As a lawyer who has advised franchisees both on their contracts and litigated in Court franchise disputes, it is a good idea to have an attorney thoroughly review it before investing thousands or hundreds of thousands of dollars in the new business.  The cost of reviewing a franchise is often a small percentage of the cost of any dispute involving the franchise or the overall cost of starting a franchise business.

Have you provided outsourced employees or services to other companies?

Our firm has experience with representing clients who provide outsourced services or employees to other companies.  I have represented many clients in the high tech sector who have provided services to other high tech companies.  Many times a large company like a billion dollar high tech company will need employees to do certain roles but cannot locate employees on its own in a timely manner.  Sometimes other companies who already have people hired as employees will offer to have their employees work for another company under the employer of our client.  Our clients will of course mark up the costs and services to the other company and make a profit.  The types of services provided are sometimes very technical or information technology or similar types of services.  Sometimes there are multiple layers of companies between the largest company and the client I represent.  If some company in the chain.

The Firm has represented out of state companies who do business with California companies or whose contracts specify California as the venue for disputes.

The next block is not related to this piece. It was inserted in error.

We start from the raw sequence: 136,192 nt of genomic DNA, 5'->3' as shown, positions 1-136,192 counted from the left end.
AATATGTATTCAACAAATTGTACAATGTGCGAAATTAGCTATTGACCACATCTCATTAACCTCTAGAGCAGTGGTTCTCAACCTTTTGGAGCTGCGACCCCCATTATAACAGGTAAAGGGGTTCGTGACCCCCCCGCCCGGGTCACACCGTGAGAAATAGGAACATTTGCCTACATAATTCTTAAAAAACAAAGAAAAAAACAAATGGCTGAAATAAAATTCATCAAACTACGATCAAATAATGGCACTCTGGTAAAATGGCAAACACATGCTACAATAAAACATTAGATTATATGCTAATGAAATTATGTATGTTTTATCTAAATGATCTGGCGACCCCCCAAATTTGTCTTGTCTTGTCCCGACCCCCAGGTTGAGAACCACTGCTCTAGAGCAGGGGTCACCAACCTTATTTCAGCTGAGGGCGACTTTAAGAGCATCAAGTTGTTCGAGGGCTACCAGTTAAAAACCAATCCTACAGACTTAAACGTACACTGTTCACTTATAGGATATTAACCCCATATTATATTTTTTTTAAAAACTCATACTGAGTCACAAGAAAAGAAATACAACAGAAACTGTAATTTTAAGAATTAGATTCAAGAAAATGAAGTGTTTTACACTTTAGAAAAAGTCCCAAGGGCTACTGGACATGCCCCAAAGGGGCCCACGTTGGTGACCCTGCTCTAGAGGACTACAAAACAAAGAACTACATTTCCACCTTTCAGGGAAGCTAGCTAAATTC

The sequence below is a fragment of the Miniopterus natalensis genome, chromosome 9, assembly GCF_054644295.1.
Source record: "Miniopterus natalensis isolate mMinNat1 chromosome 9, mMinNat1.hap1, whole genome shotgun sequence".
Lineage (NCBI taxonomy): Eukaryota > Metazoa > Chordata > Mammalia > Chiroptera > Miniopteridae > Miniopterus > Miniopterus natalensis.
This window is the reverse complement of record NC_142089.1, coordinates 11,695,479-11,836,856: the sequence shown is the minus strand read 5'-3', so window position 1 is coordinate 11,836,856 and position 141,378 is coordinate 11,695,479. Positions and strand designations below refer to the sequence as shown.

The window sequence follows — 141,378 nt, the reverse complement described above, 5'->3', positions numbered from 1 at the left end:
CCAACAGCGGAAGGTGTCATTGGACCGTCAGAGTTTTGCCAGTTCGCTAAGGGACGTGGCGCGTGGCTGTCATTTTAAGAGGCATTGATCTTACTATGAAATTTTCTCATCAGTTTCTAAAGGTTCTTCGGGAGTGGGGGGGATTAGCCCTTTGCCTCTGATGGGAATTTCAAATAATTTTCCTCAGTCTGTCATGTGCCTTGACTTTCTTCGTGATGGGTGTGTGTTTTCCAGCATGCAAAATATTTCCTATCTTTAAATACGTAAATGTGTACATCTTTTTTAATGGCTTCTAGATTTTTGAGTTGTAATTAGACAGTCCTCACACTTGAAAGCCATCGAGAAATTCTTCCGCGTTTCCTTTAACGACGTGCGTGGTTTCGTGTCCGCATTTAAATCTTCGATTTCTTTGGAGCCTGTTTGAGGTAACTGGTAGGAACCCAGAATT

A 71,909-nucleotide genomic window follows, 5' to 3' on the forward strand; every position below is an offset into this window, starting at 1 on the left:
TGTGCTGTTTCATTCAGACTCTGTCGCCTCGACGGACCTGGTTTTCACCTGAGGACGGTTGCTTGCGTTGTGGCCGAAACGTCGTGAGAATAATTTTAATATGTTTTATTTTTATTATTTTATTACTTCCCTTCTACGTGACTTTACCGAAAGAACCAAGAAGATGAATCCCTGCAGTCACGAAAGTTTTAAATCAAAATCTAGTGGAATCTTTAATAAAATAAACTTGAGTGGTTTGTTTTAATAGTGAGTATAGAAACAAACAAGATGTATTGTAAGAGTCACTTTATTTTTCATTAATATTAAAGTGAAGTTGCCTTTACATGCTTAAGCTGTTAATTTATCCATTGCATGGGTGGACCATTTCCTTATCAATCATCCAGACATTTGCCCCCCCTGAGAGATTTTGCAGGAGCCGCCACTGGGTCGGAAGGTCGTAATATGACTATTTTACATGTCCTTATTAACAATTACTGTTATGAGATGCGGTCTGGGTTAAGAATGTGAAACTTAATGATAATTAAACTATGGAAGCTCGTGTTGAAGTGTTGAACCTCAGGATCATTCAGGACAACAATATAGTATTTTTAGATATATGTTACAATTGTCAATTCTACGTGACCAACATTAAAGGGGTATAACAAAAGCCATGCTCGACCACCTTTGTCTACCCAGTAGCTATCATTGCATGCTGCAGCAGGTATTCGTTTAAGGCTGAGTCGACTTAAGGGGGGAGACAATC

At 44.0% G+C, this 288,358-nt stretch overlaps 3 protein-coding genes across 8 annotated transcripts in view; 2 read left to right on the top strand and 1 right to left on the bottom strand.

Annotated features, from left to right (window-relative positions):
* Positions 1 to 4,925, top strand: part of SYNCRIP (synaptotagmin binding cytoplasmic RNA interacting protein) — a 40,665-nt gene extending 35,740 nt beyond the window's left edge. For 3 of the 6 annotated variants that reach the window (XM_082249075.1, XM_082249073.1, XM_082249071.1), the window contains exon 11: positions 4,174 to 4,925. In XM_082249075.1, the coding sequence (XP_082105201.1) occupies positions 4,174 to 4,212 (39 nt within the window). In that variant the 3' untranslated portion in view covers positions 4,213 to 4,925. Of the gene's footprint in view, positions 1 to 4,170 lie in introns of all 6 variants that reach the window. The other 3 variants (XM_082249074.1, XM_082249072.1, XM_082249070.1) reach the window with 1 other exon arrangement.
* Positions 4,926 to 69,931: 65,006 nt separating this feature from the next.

I’ve represented companies who have done business with California entities or entities who do business in California.  The Companies may be out of Texas, New York, Massachusetts or elsewhere.  However, they signed a contract with some California company and then have a legal dispute with that entity that does business in California.  Often the contract may specify that any dispute between the parties needs to be brought in say, Santa Clara County California.  This type of clause is called a venue clause, which can force a party to bring their lawsuit or arbitration in Santa Clara County, California.  The details of where the dispute must be filed and the forum (like Arbitration or Court) depend on the contract language and the type of dispute between the parties.  For example, only certain matters can be brought in Federal Courts, and generally must have a specific legal basis to bring the suit in federal court.  In federal court (to put it simply) usually requires some federal law or that both parties be citizens of different states and that there be more than $75,000 in dispute.  This citizenship plus dollar amount in dispute is called diversity jurisdiction, which is established under Federal Law, 28 U.S.C. Section 1332.  So, if you have a contract with specific language about the legal dispute having to be in California, feel free to contact the firm.

This firm has represented business owners with disputes among shareholders or owners.

Many clients have come to Nick Heimlich to seek advice when business owners cannot get along.  I’ve helped advise clients when the owners can no longer operate the business together and sometimes cannot even talk with each other.  Many different types of businesses have disputes among owners, such as stores selling goods, or service providers (such as cleaning services, professional services, personal services, etc.).  When the owners can no longer get along, there is the question of how to resolve the dispute given the business and whether that business continues or closes.